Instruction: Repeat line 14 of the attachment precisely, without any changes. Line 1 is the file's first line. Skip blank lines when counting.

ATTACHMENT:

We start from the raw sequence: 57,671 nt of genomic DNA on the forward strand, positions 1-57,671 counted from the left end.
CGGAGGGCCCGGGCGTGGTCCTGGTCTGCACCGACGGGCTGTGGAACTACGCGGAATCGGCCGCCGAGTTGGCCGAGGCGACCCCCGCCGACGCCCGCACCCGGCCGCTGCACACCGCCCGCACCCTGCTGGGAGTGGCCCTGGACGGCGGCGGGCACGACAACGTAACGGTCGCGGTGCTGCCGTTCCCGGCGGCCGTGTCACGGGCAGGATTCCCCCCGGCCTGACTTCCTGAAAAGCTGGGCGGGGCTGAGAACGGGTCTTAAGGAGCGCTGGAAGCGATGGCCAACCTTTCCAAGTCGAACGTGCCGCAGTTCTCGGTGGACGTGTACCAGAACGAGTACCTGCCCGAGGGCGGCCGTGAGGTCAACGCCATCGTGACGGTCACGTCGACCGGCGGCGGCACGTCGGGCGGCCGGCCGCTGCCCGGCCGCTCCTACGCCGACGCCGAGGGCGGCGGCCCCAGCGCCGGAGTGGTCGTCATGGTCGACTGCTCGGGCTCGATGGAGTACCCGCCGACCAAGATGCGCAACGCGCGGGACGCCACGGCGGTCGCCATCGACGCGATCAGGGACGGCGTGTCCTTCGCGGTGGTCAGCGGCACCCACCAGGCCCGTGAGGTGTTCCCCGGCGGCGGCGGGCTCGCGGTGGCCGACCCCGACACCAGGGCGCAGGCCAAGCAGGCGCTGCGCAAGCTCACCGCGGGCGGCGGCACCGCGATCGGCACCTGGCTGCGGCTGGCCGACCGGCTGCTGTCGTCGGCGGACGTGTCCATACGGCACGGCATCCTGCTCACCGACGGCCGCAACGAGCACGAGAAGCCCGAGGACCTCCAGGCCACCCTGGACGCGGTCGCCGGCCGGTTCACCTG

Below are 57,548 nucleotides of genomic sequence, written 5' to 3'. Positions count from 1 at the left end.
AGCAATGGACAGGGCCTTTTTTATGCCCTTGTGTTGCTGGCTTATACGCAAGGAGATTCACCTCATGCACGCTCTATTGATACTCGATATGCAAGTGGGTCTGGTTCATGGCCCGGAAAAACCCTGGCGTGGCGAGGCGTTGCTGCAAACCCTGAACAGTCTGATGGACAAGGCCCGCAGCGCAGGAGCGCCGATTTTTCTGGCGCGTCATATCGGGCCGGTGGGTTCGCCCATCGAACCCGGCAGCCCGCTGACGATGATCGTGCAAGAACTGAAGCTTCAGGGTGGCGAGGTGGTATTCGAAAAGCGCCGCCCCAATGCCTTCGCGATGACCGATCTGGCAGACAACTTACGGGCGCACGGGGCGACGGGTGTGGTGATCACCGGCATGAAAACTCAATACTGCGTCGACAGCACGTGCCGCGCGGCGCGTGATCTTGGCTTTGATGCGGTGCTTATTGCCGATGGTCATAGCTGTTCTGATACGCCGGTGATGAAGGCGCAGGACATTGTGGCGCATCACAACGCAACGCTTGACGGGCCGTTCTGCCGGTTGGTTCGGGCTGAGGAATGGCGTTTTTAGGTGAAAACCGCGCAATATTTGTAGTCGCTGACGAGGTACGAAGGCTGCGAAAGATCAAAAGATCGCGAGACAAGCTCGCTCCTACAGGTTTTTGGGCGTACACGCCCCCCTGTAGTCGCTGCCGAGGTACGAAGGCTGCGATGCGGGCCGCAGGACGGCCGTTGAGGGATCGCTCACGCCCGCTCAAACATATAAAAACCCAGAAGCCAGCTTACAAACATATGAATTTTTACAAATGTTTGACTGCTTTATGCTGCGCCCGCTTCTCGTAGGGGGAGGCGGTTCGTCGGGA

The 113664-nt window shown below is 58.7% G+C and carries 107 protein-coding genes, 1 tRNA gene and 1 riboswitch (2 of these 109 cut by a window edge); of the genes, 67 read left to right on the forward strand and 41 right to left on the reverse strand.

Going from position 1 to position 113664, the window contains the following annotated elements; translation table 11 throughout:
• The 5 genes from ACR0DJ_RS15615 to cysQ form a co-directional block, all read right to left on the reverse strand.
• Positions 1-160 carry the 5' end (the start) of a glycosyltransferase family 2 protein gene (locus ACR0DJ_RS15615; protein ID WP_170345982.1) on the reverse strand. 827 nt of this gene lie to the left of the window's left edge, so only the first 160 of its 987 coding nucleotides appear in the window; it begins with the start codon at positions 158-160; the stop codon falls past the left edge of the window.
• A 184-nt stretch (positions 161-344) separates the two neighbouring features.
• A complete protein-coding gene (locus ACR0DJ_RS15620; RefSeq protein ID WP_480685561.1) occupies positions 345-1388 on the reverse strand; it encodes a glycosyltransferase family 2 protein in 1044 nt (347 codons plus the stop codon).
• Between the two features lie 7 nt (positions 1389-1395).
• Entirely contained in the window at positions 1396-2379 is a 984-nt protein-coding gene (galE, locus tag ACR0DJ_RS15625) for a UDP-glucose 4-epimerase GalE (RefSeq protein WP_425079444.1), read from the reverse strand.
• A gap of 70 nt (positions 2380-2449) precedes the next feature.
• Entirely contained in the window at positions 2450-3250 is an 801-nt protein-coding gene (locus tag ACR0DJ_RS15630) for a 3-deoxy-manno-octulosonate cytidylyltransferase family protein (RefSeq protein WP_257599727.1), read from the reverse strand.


• Entirely contained in the window at positions 2450-3250 is an 801-nt protein-coding gene (locus tag ACR0DJ_RS15630) for a 3-deoxy-manno-octulosonate cytidylyltransferase family protein (RefSeq protein WP_257599727.1), read from the reverse strand.